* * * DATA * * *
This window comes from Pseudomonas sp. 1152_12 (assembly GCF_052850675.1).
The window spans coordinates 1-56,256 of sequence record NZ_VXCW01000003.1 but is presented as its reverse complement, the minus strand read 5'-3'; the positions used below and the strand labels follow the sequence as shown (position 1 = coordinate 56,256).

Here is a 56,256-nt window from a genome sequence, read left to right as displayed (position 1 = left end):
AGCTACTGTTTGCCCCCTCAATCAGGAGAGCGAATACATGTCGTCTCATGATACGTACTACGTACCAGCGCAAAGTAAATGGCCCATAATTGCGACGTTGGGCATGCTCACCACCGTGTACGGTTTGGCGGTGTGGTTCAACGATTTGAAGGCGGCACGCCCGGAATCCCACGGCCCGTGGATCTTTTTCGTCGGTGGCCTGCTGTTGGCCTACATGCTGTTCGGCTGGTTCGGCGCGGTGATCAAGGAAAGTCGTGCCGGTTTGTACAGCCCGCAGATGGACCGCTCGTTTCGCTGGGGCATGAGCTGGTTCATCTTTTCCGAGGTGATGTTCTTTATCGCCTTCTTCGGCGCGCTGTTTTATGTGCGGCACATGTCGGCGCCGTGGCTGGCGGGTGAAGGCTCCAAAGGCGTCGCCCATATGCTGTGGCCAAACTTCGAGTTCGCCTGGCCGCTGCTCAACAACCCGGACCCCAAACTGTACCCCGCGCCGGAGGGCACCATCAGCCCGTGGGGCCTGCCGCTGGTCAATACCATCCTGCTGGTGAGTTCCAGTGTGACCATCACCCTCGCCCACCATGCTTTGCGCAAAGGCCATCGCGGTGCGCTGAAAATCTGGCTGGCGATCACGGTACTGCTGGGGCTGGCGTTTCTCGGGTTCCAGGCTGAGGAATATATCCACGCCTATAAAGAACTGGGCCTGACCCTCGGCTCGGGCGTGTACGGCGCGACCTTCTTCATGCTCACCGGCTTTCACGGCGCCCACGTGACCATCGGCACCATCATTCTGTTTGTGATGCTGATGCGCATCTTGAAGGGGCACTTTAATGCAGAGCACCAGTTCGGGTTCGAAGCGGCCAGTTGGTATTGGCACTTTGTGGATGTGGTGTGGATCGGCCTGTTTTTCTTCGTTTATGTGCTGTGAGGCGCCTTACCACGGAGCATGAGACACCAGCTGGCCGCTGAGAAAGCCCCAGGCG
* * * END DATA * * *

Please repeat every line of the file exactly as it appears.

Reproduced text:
This window comes from Pseudomonas sp. 1152_12 (assembly GCF_052850675.1).
The window spans coordinates 1-56,256 of sequence record NZ_VXCW01000003.1 but is presented as its reverse complement, the minus strand read 5'-3'; the positions used below and the strand labels follow the sequence as shown (position 1 = coordinate 56,256).

Here is a 56,256-nt window from a genome sequence, read left to right as displayed (position 1 = left end):
AGCTACTGTTTGCCCCCTCAATCAGGAGAGCGAATACATGTCGTCTCATGATACGTACTACGTACCAGCGCAAAGTAAATGGCCCATAATTGCGACGTTGGGCATGCTCACCACCGTGTACGGTTTGGCGGTGTGGTTCAACGATTTGAAGGCGGCACGCCCGGAATCCCACGGCCCGTGGATCTTTTTCGTCGGTGGCCTGCTGTTGGCCTACATGCTGTTCGGCTGGTTCGGCGCGGTGATCAAGGAAAGTCGTGCCGGTTTGTACAGCCCGCAGATGGACCGCTCGTTTCGCTGGGGCATGAGCTGGTTCATCTTTTCCGAGGTGATGTTCTTTATCGCCTTCTTCGGCGCGCTGTTTTATGTGCGGCACATGTCGGCGCCGTGGCTGGCGGGTGAAGGCTCCAAAGGCGTCGCCCATATGCTGTGGCCAAACTTCGAGTTCGCCTGGCCGCTGCTCAACAACCCGGACCCCAAACTGTACCCCGCGCCGGAGGGCACCATCAGCCCGTGGGGCCTGCCGCTGGTCAATACCATCCTGCTGGTGAGTTCCAGTGTGACCATCACCCTCGCCCACCATGCTTTGCGCAAAGGCCATCGCGGTGCGCTGAAAATCTGGCTGGCGATCACGGTACTGCTGGGGCTGGCGTTTCTCGGGTTCCAGGCTGAGGAATATATCCACGCCTATAAAGAACTGGGCCTGACCCTCGGCTCGGGCGTGTACGGCGCGACCTTCTTCATGCTCACCGGCTTTCACGGCGCCCACGTGACCATCGGCACCATCATTCTGTTTGTGATGCTGATGCGCATCTTGAAGGGGCACTTTAATGCAGAGCACCAGTTCGGGTTCGAAGCGGCCAGTTGGTATTGGCACTTTGTGGATGTGGTGTGGATCGGCCTGTTTTTCTTCGTTTATGTGCTGTGAGGCGCCTTACCACGGAGCATGAGACACCAGCTGGCCGCTGAGAAAGCCCCAGGCG